6. Don't understand the meaning of Cash Flow
  7. Don't create a budget and stick to it
  8. Don't keep receipts for every purchase no matter how small
  9. Don't keep good records
  10. Don't set money aside for tax payments. GST, PST, Income Tax
  11. Don't learn what is deductible and what is not. Accountants are not babysitters
  12. Don't set up a good bookkeeping system with the help of a good accountant
  13. Don't avail yourself of a good insurance agent
  14. Don't have insurance covering yourself and your key employees.
  15. Don't have business interruption insurance 
  16. Don't treat people as you would like to be treated
  17. Don't listen to good advice from peers
  18. Don't listen to your customers and clients
  19. Aren't prepared to go all out to satisfy an unhappy client or customer
  20. Don't consistently check your revenues against your expenses
  21. Don't pay your suppliers on time
  22. Don't contact your suppliers if your cash flow has slowed down and you need an extension
  23. Don't keep a journal and jot down ideas as they come to you
  24. Provide a product or a service no one wants
  25. Let your ego take over and ignore good advice
  26. Get married to your idea and don't listen to people offering ways to improve upon your idea
  27. Are arrogant and unbending
  28. Stop learning because you know it all
  29. Hire relatives and friends to save money instead of qualified personnel 
  30. Aren't  prepared to work long hours
  31. Aren't prepared to learn how to work smarter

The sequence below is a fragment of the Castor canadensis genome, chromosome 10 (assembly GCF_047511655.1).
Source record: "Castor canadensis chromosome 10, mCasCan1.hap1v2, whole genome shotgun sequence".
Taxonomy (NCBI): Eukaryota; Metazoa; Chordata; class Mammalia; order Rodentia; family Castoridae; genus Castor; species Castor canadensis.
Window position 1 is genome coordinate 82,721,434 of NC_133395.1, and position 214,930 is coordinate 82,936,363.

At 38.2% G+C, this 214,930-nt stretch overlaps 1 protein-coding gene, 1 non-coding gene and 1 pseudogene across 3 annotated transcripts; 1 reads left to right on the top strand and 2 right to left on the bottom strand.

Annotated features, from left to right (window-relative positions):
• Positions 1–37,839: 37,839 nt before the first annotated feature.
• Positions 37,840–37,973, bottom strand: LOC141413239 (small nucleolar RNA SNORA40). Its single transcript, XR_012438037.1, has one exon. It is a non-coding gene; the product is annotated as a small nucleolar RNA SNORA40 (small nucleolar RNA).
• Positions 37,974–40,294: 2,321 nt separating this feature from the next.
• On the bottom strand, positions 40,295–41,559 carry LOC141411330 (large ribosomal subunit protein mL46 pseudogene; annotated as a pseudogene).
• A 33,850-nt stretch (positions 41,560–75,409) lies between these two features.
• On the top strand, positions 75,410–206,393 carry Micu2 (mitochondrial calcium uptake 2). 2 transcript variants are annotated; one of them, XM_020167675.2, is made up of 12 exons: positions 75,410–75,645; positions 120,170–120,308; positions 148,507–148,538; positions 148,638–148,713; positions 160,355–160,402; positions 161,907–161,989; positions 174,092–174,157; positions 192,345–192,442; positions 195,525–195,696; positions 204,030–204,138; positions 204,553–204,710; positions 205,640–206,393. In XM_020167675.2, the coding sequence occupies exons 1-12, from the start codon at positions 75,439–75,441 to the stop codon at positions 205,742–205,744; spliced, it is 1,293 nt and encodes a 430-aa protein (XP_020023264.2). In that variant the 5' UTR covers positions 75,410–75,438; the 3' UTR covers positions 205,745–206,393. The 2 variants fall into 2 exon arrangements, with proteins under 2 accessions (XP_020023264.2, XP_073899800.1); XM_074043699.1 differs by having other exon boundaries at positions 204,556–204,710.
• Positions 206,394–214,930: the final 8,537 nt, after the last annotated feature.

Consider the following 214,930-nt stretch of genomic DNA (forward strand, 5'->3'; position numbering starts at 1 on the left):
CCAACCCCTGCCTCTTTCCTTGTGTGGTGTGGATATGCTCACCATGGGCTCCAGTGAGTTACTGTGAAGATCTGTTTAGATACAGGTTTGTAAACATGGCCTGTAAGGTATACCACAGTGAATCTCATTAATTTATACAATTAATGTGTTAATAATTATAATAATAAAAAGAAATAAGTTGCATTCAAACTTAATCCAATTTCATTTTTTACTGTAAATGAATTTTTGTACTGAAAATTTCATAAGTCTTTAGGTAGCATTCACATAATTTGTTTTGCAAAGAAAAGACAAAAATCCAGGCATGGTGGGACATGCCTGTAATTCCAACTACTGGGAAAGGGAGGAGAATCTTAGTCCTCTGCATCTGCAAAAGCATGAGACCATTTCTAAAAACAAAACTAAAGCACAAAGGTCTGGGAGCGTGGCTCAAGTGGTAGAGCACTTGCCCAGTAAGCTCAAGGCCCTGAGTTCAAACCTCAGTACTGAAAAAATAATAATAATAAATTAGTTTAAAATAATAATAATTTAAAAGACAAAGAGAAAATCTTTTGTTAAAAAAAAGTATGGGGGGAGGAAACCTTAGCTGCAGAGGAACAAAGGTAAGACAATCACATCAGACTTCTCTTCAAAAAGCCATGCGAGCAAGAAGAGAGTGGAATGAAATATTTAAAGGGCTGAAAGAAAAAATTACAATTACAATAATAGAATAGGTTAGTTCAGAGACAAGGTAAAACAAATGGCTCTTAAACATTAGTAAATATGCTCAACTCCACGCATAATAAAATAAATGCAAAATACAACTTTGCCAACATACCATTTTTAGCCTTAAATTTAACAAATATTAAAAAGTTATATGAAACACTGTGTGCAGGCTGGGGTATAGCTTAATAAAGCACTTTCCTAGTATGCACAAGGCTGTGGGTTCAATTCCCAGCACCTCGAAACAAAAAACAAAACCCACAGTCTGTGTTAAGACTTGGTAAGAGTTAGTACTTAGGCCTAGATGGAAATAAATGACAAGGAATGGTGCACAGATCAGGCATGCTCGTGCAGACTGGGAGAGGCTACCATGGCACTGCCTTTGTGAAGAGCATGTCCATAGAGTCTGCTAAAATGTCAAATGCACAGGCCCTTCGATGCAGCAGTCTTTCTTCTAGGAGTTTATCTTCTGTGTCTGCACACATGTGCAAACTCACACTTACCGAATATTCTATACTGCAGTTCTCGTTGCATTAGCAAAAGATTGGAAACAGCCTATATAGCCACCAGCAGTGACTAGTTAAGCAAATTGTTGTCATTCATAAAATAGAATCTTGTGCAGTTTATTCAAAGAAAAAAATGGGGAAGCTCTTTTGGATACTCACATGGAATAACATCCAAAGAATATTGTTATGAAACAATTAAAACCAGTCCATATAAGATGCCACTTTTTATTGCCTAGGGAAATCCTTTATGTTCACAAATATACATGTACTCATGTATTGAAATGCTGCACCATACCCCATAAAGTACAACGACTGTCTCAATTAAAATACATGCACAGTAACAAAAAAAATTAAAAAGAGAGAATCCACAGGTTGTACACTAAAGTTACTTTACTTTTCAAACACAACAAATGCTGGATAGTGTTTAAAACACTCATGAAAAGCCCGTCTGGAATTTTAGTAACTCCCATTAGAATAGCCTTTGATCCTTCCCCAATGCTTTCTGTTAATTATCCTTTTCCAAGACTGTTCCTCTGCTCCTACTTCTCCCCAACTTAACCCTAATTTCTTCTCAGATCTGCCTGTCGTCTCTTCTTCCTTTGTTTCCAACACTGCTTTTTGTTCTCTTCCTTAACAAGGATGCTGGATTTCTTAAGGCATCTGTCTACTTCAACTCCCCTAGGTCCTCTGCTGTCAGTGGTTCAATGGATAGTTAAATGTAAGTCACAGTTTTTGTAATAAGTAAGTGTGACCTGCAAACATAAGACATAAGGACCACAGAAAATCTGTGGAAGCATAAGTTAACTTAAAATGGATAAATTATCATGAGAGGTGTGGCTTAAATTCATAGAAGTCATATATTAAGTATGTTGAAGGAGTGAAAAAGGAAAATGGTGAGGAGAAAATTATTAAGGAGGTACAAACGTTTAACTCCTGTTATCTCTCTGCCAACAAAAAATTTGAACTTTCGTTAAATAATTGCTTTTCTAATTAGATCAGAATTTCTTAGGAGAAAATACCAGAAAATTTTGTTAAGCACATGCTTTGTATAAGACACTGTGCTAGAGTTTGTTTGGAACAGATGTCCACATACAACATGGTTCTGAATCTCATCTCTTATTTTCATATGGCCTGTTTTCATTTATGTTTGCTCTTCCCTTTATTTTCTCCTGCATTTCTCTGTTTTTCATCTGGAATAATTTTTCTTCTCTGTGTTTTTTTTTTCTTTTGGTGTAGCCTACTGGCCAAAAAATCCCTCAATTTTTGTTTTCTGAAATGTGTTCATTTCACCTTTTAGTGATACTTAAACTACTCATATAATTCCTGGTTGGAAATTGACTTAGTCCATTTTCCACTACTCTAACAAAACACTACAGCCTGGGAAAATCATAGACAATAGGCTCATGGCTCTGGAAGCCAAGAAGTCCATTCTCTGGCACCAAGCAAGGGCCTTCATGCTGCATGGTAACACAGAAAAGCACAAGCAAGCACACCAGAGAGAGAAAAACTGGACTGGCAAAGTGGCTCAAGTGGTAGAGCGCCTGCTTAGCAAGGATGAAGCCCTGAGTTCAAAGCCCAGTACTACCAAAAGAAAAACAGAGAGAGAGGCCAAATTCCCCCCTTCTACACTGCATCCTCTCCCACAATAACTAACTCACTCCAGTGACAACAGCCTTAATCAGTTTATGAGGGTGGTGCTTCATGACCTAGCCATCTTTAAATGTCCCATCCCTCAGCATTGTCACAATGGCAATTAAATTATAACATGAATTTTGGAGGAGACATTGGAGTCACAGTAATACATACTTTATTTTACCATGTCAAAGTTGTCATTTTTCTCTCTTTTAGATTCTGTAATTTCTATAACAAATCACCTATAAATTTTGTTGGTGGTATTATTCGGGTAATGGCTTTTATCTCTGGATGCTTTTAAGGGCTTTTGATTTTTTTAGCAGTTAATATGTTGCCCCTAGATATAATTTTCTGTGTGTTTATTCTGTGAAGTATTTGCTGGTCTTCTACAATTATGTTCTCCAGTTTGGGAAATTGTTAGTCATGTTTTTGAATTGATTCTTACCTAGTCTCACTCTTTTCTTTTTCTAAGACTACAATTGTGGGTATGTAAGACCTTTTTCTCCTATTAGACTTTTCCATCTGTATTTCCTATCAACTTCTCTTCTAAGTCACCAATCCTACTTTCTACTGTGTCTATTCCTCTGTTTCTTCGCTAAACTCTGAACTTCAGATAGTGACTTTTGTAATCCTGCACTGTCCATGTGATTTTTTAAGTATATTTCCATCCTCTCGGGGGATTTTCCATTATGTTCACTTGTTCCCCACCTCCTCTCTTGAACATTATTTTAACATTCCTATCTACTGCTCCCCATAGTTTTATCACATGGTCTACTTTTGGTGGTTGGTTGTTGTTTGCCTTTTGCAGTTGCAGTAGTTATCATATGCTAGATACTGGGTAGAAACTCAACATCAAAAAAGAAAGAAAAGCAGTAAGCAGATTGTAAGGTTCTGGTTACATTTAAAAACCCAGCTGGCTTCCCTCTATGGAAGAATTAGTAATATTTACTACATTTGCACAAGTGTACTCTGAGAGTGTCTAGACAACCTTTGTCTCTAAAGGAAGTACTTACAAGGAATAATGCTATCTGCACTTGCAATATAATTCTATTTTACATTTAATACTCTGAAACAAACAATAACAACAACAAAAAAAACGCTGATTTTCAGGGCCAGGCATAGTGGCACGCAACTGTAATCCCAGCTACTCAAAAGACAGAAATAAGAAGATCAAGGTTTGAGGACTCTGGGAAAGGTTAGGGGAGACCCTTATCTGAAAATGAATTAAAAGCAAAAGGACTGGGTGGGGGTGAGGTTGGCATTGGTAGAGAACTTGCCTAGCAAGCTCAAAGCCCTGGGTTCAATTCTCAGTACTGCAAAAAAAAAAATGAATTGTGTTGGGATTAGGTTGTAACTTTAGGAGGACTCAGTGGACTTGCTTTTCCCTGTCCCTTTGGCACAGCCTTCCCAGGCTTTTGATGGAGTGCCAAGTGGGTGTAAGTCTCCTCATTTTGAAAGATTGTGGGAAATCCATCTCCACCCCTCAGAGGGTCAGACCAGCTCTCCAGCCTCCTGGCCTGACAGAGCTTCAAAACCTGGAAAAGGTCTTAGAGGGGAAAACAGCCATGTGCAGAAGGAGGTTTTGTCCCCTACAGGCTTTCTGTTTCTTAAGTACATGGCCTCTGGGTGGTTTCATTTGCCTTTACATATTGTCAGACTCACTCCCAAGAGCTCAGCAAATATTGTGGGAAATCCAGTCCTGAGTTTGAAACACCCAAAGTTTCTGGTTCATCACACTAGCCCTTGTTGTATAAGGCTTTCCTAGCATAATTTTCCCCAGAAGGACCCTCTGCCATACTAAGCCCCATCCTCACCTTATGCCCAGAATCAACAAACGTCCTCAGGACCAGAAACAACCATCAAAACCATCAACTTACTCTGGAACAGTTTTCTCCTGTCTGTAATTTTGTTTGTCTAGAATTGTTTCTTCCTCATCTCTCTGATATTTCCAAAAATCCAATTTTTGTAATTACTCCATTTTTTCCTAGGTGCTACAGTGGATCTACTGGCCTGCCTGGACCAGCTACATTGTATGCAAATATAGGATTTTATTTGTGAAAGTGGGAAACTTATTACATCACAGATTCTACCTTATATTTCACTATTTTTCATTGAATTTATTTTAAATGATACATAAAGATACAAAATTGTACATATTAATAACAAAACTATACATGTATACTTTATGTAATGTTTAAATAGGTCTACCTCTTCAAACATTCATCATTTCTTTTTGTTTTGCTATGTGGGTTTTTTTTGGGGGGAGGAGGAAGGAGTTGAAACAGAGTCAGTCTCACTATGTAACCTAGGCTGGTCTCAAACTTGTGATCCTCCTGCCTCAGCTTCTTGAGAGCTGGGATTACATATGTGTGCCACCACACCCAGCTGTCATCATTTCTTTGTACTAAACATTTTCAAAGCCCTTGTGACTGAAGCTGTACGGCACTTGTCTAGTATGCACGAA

32. Don't take courses to improve your knowledge
  33. Don't join groups who can provide referrals
  34. Aren't prepared to network
  35. Chose cheaper materials for your products to save money
  36. Cut back on advertising and marketing during busy times. 
  37. Don't take your accountants advice
  38. Don't do your research on what is the best bank for your business. Not all banks are alike
  39. Don't keep money aside for a rainy day.
  40. Are not prepared to negotiate deals. Therefore give up something to get something
  41. Don't learn to bargain
  42. Don't become web savvy. 
  43. Don't take the time to learn more about marketing in the 21st century
  44. Don't use your family in the business to create additional tax benefits.
  45. Don't become tax smarter
  46. Don't read, read and read more about your industry and your clients industries
  47. Don't subscribe to influential trade magazines in your business
  48. Don't manage your time efficiently
  49. Are late for appointments, particularly with clients
  50. Don'r recognize good employees for their handwork and diligence
These are listed in no particular order of importance but do cover many of the reasons businesses fail. The old saying; "if you fail to plan, you are planning to fail" is as true today as when it was first stated by Benjamin Franklin. 


Tuesday, November 11, 2014


Some of these quotes are well known. Most are very good and worth reviewing. 

Whether you’re in the early stages of your start-up or looking for some inspiration to keep going, here is the first of 100 kickass quotes for entrepreneurs. Remember when starting your own company, it’s not a sprint, it’s a marathon.
  1. “Your reputation is more important than your paycheck, and your integrity is worth more than your career.” — Ryan Freitas, About.me co-founder Click to Tweet
  2. “Every time we launch a feature, people yell at us.” —Angelo Sotira, deviantART co-founder Click to Tweet
  3. “Be undeniably good. No marketing effort or social media buzzword can be a substitute for that.” —Anthony Volodkin, Hype Machine founder Click to Tweet